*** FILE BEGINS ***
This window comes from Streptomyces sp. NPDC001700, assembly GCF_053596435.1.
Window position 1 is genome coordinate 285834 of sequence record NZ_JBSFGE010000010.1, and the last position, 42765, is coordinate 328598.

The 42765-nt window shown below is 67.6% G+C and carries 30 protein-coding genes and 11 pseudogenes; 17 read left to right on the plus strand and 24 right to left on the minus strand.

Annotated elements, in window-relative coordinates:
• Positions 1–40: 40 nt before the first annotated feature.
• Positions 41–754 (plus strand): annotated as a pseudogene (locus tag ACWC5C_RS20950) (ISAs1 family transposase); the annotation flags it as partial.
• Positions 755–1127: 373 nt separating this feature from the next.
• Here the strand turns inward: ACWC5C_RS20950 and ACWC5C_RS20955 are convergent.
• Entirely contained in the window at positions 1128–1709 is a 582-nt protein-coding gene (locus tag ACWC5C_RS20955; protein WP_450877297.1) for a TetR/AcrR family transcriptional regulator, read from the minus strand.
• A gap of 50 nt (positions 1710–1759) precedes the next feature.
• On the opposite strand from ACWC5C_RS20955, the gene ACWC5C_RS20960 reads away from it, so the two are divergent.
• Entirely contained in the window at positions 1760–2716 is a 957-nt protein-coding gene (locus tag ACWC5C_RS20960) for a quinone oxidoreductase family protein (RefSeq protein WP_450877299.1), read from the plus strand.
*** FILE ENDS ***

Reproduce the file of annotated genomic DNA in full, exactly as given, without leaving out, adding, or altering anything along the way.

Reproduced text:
This window comes from Streptomyces sp. NPDC001700, assembly GCF_053596435.1.
Window position 1 is genome coordinate 285834 of sequence record NZ_JBSFGE010000010.1, and the last position, 42765, is coordinate 328598.

The 42765-nt window shown below is 67.6% G+C and carries 30 protein-coding genes and 11 pseudogenes; 17 read left to right on the plus strand and 24 right to left on the minus strand.

Annotated elements, in window-relative coordinates:
• Positions 1–40: 40 nt before the first annotated feature.
• Positions 41–754 (plus strand): annotated as a pseudogene (locus tag ACWC5C_RS20950) (ISAs1 family transposase); the annotation flags it as partial.
• Positions 755–1127: 373 nt separating this feature from the next.
• Here the strand turns inward: ACWC5C_RS20950 and ACWC5C_RS20955 are convergent.
• Entirely contained in the window at positions 1128–1709 is a 582-nt protein-coding gene (locus tag ACWC5C_RS20955; protein WP_450877297.1) for a TetR/AcrR family transcriptional regulator, read from the minus strand.
• A gap of 50 nt (positions 1710–1759) precedes the next feature.
• On the opposite strand from ACWC5C_RS20955, the gene ACWC5C_RS20960 reads away from it, so the two are divergent.
• Entirely contained in the window at positions 1760–2716 is a 957-nt protein-coding gene (locus tag ACWC5C_RS20960) for a quinone oxidoreductase family protein (RefSeq protein WP_450877299.1), read from the plus strand.